American Conservative Union, Fannie Mae, fiscal approach on spending, Freddie Mac, GOP, Grover Norquist, low-tax crusader, Newsmax-TV, Newt Gingrich, Obama's war on jobs and growth, politics, Republican House and Senate, republican presidential nomination, Republican strategist, Rick Santorum, Winning Elections
Wednesday, 07 Mar 2012 06:11 PM
By Jim Meyers and John Bachman
Norquist, president of Americans for Tax Reform, says Republican voters are engaged in “sort of serial monogamy” in choosing a front-runner because the candidates are “pretty much the same.”
Americans for Tax Reform is a coalition of taxpayer groups, individuals, and businesses opposed to higher taxes at the federal, state, and local levels.
Norquist is also on the board of the American Conservative Union, a regular Newsmax contributor, and co-author of the new book “Debacle: Obama’s War on Jobs and Growth and What We Can Do Now to Regain Our Future.”
In an exclusive interview with Newsmax.TV, he assesses the current state of the American economy.
“We had a problem with Fanny Mae and Freddie Mac mal-investing, then Obama, Reid, and Pelosi came in and they made everything worse,” he says. “So we have a very, very weak recovery going on now. This is a much weaker recovery than we’ve had in the past. In the third year of Reagan’s presidency he created four million jobs. We created like a million jobs last year.
“We have a weak recovery because Obama did all the wrong things in reaction to the recession, and now what we need to do is the opposite — spend less, lower taxes, have deregulation, fix Fanny Mae and Freddie Mac. The banking regulation bill did everything except fixing the people who caused the problems for the banking crisis.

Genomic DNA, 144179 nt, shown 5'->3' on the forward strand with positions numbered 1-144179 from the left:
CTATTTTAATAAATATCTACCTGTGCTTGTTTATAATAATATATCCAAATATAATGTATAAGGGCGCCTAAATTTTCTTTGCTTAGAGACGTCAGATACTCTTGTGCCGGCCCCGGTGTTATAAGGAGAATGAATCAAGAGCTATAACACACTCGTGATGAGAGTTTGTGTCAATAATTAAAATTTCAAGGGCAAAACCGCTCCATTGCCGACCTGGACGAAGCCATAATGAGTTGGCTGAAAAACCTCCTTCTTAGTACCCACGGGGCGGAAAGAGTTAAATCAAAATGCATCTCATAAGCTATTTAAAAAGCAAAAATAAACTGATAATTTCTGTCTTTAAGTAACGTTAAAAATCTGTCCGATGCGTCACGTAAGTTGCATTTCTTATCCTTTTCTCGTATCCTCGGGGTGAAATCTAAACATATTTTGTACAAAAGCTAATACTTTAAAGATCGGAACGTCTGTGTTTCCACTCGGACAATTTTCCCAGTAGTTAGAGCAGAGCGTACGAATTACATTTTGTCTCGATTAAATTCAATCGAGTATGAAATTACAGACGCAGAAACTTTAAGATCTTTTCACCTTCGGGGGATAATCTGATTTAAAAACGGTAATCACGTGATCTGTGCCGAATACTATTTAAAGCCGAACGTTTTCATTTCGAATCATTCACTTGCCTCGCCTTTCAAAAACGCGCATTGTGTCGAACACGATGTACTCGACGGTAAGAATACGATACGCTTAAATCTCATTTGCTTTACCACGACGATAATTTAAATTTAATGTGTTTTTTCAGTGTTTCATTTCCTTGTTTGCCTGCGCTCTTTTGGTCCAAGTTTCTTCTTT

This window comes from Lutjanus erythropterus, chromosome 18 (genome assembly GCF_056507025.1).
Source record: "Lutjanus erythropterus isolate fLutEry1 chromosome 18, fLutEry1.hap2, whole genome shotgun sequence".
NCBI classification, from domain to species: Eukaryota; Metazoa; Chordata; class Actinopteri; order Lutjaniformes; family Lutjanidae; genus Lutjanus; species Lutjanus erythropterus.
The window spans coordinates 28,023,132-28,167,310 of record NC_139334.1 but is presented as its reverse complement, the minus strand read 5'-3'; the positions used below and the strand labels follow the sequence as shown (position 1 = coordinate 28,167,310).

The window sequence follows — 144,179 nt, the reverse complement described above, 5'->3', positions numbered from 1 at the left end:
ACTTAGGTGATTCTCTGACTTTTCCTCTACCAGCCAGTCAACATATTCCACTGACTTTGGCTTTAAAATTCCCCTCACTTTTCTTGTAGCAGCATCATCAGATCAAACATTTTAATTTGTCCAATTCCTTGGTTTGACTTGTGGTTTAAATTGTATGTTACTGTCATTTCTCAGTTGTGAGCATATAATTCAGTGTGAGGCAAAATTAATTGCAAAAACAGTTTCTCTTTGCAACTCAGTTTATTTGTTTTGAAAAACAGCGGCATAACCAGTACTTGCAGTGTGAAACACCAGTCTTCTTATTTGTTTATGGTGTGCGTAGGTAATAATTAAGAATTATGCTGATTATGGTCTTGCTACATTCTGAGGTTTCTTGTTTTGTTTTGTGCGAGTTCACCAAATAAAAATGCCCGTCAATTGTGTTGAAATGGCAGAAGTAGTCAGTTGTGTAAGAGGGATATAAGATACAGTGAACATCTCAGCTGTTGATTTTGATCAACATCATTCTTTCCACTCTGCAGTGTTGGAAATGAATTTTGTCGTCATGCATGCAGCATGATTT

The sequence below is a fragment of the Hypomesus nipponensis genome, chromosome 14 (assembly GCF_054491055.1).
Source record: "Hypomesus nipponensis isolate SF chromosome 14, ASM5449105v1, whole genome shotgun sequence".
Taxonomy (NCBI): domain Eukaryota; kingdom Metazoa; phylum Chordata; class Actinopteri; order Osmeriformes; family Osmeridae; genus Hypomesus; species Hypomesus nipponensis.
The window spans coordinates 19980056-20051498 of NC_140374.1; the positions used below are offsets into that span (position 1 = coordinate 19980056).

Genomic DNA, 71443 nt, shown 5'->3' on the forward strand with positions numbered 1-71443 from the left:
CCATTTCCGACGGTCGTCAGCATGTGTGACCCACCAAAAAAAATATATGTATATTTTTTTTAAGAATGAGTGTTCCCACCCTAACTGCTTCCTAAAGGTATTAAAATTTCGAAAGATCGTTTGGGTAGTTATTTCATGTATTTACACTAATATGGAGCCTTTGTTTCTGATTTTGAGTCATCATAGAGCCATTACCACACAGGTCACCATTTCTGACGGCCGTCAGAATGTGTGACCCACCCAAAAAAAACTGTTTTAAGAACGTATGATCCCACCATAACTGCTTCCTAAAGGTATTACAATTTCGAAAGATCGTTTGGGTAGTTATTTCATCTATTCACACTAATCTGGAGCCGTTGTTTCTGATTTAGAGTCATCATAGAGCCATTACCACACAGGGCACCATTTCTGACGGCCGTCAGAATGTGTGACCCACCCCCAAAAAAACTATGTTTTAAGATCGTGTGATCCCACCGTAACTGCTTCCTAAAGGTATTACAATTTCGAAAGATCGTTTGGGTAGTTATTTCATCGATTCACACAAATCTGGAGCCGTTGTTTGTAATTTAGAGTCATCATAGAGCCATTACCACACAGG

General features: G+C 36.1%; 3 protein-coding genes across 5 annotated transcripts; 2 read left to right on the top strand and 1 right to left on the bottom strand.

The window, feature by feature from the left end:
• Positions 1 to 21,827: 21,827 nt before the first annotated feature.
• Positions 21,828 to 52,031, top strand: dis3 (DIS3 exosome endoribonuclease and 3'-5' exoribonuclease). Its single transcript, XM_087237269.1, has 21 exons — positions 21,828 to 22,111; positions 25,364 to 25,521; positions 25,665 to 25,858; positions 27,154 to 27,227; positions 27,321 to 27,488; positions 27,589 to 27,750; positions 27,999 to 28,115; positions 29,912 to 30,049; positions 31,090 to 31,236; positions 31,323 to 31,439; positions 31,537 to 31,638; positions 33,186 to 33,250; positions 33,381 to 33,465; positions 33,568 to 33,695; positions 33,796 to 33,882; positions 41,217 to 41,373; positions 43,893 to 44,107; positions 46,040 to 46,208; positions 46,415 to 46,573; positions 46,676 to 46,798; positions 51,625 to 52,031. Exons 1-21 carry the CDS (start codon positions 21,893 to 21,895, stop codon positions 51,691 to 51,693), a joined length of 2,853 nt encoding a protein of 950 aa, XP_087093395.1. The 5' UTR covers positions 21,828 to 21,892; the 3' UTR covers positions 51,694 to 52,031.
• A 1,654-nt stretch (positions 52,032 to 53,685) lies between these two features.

“We have a huge challenge. Obama’s been taking us in the wrong direction for three years now. We need to do a U-turn.”
Asked about the likely scenario in the immediate aftermath of November’s presidential election, Norquist responds: “It all depends on who comes in.
“Right now it looks like the Republicans will hold the House and win the Senate — half the Democrats running for the Senate are vulnerable, very few Republicans running for the Senate are vulnerable. It should be a Republican House and Senate.”
Norquist says the current race for the Republican presidential nomination is different from those in in past.
“In the old days — Taft, Eisenhower, Goldwater, Rockefeller — there were these ideological divides. You had two different wings of the modern Republican Party that wanted to go in two different directions.
“Today the candidates running for president are all Reagan Republicans. So when Republicans are looking, they can be excused for lusting after Rick Perry and then moments later Herman Cain and then Newt Gingrich and then Rick Santorum. They go from one to the other in a sort of serial monogamy because they’re all pretty much the same.
“So people pick odd reasons for being for one and not another. But it is a healthy thing that they’re all Reagan Republicans and we can choose.”